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Aberdeen accept action affairs allowed appeared arrangement attempt Austria become British Cabinet called cause certainly complete conduct considerable considered continued Count course Court despatches determined direct doubt effect Emperor England English entente cordiale entirely Europe evidence expression extremely fact favour feeling followed force Foreign Secretary France French give Government Greville Guizot hand House House of Commons important independence interests Italian Italy King less letter Lord John Russell Lord Palmerston Louis Philippe marriage matter means measure Mehemet Ali ment Minister Ministry natural never object once opinion party peace perhaps play political Porte position Powers Prince probably proposed proved Queen question reason Reform refused regard result Russia secure seems sent side Spain speech subjects success taken tion treaty United views Whigs whole wrote
第 148 頁 - ... nature of things, must most need purification and improvement, may be freed from those causes and sources of contagion, which, if allowed to remain, will infallibly breed pestilence and be fruitful in death, in spite of all the prayers and fastings of a united but inactive nation. When man has done his utmost for his own safety, then is the time to invoke the blessing of Heaven to give effect to his exertions.
第 137 頁 - England ; and whether, as the Roman in days of old held himself free from indignity when he could say, " Civis Romanus sum," so also a British subject, in whatever land he may be, shall. feel confident that the watchful eye and the strong arm of England will protect him against injustice and wrong.
第 98 頁 - The King told Lord Aberdeen as well as me he never would hear of Montpensier's marriage with the Infanta of Spain — which they are in a great fright about in England — until it was no longer a political question, which would be when the Queen is married and has children.
第 77 頁 - I know you to be the master of, convey to him in the most friendly and unoffensive manner possible, that if France throws down the gauntlet we shall not refuse to pick it up ; and that if she begins a war, she will to a certainty lose her ships, colonies, and commerce before she sees the end of it ; that her army of Algiers will cease to give her anxiety, and that Mehemet Ali will just be chucked into the Nile.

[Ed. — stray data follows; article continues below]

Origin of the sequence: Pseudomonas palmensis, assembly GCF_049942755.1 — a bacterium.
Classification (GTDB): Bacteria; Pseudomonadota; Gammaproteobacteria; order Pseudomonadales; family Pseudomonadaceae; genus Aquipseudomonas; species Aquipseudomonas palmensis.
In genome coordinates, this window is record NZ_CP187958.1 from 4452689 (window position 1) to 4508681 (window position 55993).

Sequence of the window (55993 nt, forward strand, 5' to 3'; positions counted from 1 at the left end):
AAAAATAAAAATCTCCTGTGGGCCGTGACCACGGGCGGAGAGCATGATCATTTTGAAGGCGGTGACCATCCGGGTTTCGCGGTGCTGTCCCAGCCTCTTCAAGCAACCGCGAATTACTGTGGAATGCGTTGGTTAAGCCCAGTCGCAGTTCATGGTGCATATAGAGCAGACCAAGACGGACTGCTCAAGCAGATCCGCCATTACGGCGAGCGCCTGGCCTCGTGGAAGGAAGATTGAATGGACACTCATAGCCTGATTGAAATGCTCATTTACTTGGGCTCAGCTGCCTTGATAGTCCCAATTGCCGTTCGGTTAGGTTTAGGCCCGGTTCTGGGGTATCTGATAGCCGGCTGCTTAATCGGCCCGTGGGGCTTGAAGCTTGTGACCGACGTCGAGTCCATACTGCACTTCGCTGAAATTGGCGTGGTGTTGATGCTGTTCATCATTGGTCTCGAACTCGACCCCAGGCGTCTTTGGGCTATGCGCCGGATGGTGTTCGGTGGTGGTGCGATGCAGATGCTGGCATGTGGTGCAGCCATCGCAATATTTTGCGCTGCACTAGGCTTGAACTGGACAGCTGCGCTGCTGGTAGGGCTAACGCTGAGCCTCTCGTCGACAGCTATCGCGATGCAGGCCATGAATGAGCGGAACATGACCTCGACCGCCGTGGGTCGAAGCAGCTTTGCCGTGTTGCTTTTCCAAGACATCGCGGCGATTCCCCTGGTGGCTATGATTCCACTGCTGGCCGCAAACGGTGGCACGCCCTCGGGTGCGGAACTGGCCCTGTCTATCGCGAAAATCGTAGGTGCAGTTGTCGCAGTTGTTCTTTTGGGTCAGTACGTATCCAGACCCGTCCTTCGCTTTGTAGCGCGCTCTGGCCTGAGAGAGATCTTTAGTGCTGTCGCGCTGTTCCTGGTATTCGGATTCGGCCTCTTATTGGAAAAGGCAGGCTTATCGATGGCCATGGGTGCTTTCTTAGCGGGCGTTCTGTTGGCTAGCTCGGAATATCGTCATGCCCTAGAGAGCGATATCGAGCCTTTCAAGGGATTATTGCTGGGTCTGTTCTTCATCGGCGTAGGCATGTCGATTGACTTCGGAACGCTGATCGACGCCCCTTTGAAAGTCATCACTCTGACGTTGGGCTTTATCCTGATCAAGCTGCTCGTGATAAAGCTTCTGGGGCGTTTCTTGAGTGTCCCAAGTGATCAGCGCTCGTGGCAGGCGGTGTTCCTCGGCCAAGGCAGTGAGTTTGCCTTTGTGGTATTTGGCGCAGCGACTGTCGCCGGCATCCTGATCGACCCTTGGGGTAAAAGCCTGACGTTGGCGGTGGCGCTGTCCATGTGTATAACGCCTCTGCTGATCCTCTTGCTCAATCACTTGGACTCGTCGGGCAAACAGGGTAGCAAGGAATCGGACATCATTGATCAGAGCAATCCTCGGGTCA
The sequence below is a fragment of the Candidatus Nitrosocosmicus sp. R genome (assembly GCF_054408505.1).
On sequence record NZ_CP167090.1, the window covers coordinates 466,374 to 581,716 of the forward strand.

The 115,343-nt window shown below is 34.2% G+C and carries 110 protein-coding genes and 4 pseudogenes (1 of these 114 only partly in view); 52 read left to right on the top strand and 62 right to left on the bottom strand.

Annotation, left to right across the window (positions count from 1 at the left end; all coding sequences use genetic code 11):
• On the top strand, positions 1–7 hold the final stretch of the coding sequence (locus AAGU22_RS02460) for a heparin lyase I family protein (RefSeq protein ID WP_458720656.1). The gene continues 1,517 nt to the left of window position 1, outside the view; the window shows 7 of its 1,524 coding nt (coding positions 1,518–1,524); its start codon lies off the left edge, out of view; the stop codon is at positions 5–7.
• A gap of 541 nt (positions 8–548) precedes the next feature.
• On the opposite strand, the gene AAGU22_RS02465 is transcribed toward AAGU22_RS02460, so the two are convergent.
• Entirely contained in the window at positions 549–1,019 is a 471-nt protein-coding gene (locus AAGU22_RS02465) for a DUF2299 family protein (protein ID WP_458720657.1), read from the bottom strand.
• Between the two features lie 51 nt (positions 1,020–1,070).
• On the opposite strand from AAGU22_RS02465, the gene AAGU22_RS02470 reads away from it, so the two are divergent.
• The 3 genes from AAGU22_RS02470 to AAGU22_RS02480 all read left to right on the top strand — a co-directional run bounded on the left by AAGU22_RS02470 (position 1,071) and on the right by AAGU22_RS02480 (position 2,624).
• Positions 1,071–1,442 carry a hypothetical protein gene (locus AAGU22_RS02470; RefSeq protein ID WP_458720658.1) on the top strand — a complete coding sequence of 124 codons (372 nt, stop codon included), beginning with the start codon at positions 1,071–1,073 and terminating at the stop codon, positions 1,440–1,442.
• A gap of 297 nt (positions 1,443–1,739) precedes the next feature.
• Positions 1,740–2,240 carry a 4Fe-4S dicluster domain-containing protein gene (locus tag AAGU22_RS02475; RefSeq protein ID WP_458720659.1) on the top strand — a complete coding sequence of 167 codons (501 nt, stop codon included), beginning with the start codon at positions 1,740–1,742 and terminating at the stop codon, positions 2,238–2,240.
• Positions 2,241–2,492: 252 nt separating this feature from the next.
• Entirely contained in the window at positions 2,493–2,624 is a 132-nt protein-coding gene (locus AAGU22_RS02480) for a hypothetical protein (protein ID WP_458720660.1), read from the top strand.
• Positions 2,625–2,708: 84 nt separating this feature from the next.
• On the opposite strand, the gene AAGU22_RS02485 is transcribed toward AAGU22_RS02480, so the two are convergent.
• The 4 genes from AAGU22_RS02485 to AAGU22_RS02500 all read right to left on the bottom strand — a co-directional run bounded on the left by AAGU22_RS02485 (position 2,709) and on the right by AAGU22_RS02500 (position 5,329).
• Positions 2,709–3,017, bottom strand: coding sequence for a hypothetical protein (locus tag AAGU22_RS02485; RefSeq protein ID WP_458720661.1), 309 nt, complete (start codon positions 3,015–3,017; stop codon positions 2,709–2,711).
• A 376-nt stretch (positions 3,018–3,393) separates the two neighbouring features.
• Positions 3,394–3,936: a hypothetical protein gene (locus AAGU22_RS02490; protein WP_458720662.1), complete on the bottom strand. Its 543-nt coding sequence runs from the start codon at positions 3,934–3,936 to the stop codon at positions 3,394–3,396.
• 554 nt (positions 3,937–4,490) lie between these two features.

第 198 頁 - Her Majesty's Government can see no sufficient ground for the severe censure with which Austria, France, Prussia, and Russia have visited the acts of the King of Sardinia. Her Majesty's Government will turn their eyes rather to the gratifying prospect of a people building up the edifice of their liberties, and consolidating the work of their independence, amid the sympathies and good wishes of Europe.
第 137 頁 - I therefore fearlessly challenge the verdict which this House, as representing a political, a commercial, a constitutional country, is to give on the question now brought before it; whether the principles on which the foreign policy of Her Majesty's Government has been conducted, and...
第 37 頁 - I say it is a narrow policy to suppose that this country or that is to be marked out as the eternal ally or the perpetual enemy of England. We have no eternal allies and we have no perpetual enemies. Our interests are eternal and perpetual — those interests it is our duty to follow.
第 127 頁 - I do hope that you will not fail constantly to bear in mind the country and the Government which you represent, and that you will maintain the dignity and honour of England by expressing openly and decidedly the disgust which such proceedings excite in the public mind in this country...
第 151 頁 - Government adopts them as a fait accompli which it did not intend, but cannot, in honour, recede from. If the local agents fail, they are disavowed and recalled, and the language previously held is appealed to as a proof that the agents have overstepped their instructions.